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Likely and high-end impacts of regional sea-level rise on the shoreline change of European sandy coasts under a high greenhouse gas emissions scenario

Abstract: Sea-level rise (SLR) is a major concern for coastal hazards such as flooding and erosion in the decades to come. Lately, the value of high-end sea-level scenarios (HESs) to inform stakeholders with low-uncertainty tolerance has been increasingly recognized. Here, we provide high-end projections of SLR-induced sandy shoreline retreats for Europe by the end of the 21st century based on the conservative Bruun rule. Our HESs rely on the upper bound of the RCP8.5 scenario ?likely-range? and on high-end estimates of the different components of sea-level projections provided in recent literature. For both HESs, SLR is projected to be higher than 1 m by 2100 for most European coasts. For the strongest HES, the maximum coastal sea-level change of 1.9 m is projected in the North Sea and Mediterranean areas. This translates into a median pan-European coastline retreat of 140 m for the moderate HES and into more than 200 m for the strongest HES. The magnitude and regional distribution of SLR-induced shoreline change projections, however, utterly depend on the local nearshore slope characteristics and the regional distribution of sea-level changes. For some countries, especially in Northern Europe, the impacts of high-end sea-level scenarios are disproportionally high compared to those of likely scenarios.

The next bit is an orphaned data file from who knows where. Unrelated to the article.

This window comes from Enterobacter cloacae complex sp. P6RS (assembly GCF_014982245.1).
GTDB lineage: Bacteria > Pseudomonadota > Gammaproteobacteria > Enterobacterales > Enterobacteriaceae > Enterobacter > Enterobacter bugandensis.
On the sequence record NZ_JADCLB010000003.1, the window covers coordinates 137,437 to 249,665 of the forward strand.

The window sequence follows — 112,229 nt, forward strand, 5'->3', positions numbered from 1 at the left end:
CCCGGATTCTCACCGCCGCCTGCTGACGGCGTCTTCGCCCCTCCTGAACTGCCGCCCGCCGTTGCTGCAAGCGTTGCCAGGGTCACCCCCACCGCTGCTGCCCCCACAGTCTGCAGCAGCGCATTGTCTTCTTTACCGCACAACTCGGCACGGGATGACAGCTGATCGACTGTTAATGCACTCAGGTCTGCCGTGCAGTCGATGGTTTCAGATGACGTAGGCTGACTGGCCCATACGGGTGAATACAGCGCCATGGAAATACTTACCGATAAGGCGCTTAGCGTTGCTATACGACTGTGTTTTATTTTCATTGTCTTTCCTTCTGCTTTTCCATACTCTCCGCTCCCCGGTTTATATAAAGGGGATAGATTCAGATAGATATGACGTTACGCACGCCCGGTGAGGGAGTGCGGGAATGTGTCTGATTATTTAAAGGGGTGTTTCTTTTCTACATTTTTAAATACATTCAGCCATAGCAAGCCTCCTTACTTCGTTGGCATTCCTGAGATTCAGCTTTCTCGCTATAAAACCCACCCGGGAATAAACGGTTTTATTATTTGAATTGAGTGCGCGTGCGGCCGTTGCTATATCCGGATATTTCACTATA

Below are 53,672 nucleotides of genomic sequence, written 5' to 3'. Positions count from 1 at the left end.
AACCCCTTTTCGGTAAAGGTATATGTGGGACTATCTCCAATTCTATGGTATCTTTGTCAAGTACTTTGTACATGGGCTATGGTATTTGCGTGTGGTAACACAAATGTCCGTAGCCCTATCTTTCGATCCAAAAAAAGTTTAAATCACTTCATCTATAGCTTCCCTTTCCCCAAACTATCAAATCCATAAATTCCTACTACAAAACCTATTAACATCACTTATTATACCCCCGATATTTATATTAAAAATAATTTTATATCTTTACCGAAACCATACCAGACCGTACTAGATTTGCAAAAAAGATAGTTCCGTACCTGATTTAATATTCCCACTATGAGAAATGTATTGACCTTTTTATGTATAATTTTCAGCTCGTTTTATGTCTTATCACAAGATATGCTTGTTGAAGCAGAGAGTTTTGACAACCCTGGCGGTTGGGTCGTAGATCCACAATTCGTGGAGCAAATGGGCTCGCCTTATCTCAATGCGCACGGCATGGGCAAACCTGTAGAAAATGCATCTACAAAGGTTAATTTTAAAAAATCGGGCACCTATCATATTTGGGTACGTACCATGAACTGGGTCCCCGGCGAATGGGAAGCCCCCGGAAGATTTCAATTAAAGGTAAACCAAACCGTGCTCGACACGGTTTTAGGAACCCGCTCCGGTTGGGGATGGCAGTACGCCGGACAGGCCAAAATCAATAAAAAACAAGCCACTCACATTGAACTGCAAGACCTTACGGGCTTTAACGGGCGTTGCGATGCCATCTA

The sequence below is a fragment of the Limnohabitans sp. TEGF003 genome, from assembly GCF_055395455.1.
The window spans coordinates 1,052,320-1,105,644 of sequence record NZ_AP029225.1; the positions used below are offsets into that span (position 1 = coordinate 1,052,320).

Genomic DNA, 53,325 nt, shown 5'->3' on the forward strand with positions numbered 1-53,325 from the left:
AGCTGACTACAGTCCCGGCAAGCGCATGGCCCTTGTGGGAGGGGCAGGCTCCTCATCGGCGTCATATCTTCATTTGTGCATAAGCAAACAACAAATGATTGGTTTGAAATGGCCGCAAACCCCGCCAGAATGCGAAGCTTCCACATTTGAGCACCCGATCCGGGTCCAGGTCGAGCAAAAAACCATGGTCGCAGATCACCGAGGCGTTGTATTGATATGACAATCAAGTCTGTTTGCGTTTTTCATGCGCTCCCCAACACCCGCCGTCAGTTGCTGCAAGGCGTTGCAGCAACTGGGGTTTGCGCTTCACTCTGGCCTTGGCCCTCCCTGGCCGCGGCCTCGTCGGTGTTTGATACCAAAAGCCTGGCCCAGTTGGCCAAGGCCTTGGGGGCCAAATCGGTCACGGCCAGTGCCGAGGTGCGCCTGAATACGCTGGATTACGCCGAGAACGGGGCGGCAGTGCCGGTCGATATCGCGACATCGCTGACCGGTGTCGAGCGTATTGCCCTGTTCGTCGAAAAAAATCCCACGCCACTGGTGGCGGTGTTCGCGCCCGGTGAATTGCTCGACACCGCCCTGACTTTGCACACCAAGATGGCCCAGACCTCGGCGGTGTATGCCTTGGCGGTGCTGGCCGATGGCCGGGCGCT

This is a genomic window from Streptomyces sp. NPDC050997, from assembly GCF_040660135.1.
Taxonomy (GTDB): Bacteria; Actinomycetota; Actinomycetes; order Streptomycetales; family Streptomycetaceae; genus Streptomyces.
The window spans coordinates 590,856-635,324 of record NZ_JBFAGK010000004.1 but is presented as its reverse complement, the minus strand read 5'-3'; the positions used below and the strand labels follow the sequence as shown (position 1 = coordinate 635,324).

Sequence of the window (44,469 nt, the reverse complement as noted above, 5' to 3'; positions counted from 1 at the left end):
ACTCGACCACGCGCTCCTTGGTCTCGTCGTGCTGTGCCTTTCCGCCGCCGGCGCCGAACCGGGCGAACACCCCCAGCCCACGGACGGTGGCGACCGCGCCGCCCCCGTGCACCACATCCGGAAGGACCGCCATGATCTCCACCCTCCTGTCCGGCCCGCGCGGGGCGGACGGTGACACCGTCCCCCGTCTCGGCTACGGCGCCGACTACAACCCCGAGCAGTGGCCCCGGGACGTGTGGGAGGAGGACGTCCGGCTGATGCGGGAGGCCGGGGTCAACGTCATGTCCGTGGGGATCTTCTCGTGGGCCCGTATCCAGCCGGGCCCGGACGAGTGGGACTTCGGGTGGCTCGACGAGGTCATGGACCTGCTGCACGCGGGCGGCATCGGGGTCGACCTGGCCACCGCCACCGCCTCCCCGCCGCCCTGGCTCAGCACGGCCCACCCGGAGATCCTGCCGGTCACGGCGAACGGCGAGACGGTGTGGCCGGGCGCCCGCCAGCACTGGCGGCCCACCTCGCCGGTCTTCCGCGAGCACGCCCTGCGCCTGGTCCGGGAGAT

Authorship: Thiéblemont R., Le Cozannet G., Toimil A., Meyssignac B., Losada I.J.,

 Fuente: Water, 2019, 11(12), 2607

 Publisher: MDPI

 Year of publication: 2019

 No. of pages: 22

 Publication type: Article

 DOI: 10.3390/w11122607

 ISSN: 2073-4441

 Spanish project: BIA2017-89401-R

 European project: info:eu-repo/grantAgreement/EC/H2020/690462/EU/European Research Area for Climate Services/ERA4CS/